CCO

CCO

Old Timer
Aug 5, 2011
7,851
108
Cambridge ON
VetteCoins
1,001
Car
2006 vert, 1994 vert
No A/C -- just blows warm air.

Seemed to be ok earlier in the spring when I checked it.
Fuses (2 - a 10amp and a 40amp) are ok.

Wondering is the supercharger install could have had any baring in A/C since we know that s/c engines run hotter........

Anyone have any issues or can point me in the right direction.

Don't know the state of the R134 charge but was checked and ok on delivery.
That will have to be checked again to verify its charge and anything else I can check myself?

TIA

Colin.
 
that be help ..
READING YOUR Engine Diagnostic Trouble Codes (DTC)

This procedure should be carried out any time you experience a problem with your C5. Most inexpensive store bought aftermarket code readers will ONLY read power train DTC’s. Reading the DTC’s with the C5 built in code reader will allow you to read ALL the modules in the vehicle.

The Diagnostic Display Mode is entered with the following procedure:
1) Turn on the ignition but don't start the engine.
2) Press the RESET button to turn off any warning messages. (i.e. door open, trunk open ect)
3) Press and hold the OPTIONS button
4) While holding OPTIONS, press FUEL button four times within a 10 -second period.

Initially, the on-board diagnostics go into an Automatic Mode which will cycle through each module and shows diagnostic codes in a pre-set sequence: PCM - TCS - RTD - BCM - IPC - RADIO - HVAC - LDCM - RDCM - SCM - RFA. All codes will be displayed for each module. ( i.e. PCM = 4 codes) If none are present in a given module, you will see No More Codes on the display.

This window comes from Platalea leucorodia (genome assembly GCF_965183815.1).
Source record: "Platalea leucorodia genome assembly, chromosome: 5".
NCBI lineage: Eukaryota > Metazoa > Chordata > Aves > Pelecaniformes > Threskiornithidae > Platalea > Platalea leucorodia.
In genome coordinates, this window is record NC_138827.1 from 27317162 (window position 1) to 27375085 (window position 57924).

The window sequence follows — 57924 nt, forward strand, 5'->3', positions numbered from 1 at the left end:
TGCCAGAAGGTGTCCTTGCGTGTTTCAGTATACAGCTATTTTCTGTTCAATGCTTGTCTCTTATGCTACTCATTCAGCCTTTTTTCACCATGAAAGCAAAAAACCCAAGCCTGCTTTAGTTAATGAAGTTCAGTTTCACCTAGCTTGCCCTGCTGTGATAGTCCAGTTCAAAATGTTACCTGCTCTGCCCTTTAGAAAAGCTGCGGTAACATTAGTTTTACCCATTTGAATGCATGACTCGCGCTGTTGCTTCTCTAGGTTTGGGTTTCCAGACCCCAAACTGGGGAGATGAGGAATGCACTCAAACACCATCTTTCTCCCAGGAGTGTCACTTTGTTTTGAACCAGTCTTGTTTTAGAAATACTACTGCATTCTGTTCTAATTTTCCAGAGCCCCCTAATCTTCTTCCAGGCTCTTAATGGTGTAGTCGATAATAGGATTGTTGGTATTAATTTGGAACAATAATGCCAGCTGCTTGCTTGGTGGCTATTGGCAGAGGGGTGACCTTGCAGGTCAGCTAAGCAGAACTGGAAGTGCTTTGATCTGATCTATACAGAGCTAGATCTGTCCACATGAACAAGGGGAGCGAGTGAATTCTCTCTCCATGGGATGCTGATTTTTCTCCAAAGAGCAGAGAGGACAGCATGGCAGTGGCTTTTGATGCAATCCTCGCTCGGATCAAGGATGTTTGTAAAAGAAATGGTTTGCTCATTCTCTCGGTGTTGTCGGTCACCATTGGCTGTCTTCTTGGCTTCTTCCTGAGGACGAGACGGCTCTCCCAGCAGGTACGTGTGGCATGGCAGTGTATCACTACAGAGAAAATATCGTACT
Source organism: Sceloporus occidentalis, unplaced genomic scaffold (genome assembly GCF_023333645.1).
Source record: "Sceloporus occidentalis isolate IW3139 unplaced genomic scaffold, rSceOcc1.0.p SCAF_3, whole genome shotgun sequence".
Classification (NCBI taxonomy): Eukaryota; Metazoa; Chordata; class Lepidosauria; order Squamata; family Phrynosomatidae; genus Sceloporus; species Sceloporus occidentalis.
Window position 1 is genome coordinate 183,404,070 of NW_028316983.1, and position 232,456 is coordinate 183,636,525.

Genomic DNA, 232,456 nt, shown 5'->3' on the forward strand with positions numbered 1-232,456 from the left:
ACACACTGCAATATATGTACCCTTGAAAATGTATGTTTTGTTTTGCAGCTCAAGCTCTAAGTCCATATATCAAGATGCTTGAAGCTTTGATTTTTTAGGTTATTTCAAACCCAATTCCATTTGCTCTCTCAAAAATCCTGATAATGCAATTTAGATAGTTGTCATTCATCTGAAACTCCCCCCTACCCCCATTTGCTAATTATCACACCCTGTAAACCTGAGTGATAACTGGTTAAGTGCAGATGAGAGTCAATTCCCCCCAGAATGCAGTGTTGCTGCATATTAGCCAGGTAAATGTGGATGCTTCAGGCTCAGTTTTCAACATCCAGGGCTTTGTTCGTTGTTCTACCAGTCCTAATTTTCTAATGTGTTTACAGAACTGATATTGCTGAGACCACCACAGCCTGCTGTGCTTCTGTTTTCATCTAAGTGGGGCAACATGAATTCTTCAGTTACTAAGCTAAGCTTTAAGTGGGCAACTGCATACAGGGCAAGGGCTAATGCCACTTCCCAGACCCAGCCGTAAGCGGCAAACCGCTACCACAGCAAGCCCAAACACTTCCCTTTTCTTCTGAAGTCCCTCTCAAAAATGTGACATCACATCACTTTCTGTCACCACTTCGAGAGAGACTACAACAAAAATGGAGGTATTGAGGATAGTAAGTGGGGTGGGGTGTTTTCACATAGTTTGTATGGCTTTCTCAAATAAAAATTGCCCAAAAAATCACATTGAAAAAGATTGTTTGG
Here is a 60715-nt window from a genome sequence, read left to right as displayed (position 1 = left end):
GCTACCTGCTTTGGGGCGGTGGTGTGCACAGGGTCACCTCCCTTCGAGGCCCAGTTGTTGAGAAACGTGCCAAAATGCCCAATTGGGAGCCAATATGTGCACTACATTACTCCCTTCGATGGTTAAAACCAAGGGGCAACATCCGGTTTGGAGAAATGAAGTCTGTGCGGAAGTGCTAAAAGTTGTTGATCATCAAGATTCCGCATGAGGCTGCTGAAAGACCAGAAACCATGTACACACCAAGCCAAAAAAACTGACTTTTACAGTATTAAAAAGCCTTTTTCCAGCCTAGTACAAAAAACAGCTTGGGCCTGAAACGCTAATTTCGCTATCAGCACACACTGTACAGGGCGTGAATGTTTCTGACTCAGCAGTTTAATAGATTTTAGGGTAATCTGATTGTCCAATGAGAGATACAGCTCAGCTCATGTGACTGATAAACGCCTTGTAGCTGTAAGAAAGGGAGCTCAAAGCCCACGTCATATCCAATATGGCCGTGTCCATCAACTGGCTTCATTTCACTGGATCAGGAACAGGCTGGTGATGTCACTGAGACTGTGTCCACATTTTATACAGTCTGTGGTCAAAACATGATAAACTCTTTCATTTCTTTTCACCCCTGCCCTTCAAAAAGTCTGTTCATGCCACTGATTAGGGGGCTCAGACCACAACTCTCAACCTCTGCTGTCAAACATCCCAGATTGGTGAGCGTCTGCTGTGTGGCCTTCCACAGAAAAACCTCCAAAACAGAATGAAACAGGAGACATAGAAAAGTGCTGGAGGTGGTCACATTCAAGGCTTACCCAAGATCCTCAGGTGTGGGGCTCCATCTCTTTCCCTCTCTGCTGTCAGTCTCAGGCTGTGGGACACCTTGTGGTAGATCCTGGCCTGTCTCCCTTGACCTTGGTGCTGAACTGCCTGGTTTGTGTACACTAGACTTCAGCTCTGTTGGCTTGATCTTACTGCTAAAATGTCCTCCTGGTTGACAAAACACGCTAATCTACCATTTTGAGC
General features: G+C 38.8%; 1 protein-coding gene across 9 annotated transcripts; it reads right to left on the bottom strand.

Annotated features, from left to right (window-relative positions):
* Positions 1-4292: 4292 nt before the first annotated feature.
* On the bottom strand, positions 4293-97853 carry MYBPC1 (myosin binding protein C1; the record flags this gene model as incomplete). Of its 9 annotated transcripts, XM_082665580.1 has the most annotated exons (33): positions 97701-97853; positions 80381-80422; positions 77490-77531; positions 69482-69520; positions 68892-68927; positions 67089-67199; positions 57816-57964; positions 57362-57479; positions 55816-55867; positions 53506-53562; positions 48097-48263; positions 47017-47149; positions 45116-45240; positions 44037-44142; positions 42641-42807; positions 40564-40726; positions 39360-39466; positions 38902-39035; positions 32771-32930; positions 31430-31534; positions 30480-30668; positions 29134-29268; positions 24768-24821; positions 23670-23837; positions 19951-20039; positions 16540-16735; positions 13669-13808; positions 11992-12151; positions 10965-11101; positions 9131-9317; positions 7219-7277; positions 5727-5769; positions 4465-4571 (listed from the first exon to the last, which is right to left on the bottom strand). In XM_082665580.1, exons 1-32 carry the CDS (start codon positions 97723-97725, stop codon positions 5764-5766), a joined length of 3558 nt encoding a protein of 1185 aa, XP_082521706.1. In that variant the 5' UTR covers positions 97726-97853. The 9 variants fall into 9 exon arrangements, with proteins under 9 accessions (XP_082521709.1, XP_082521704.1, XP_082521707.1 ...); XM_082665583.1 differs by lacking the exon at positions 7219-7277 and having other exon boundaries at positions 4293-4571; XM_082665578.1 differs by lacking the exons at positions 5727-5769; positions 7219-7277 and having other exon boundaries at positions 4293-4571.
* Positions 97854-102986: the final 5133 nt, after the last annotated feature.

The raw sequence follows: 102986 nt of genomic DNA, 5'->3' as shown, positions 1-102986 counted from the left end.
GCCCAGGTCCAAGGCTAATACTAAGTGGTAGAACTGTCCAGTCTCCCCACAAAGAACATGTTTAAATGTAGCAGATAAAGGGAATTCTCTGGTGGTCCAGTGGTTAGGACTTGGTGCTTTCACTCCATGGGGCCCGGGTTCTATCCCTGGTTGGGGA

There are two types of diagnostic codes, Current and History designated with a letter suffix, “C” or “H”. A current code indicates a malfunction is present in the module displaying data. A history code indicates a problem existed sometime in the last 40 or 50 ignition cycles. When not accompanied by a current code of the same number, it's potential evidence of a previous problem, now resolved, that was not removed by clearing the codes. More likely it's an indication of an intermittent malfunction.

Intermittent codes are the most challenging of the diagnostics. An intermittent code may have happened once, may have happened more than once but is inconsistent or may be happening on a regular basis but not at the time the codes are displayed. History codes can also be caused by a current malfunction in a system that is not operating at the time codes are displayed. An example is the rear window defogger which doesn't operate until the Body Control Module detects engine rpm. For history codes set by a module that does not operate with the key on and engine off, a special diagnostic tool called a Scan Tester is necessary to properly diagnose the malfunction.

Once the system has displayed all modules, it goes into the manual mode which allows selection of each module using combinations of Driver Information Center buttons. Manual mode can also be entered during the automatic sequence by pressing any button except E/M. Once the display shows Manual Diagnostics, select a module by pressing the OPTIONS button to go forward or the TRIP button to go back. Once a module is selected, a code is displayed, and if more than one are present; press GAGES to go forward or FUEL to go back.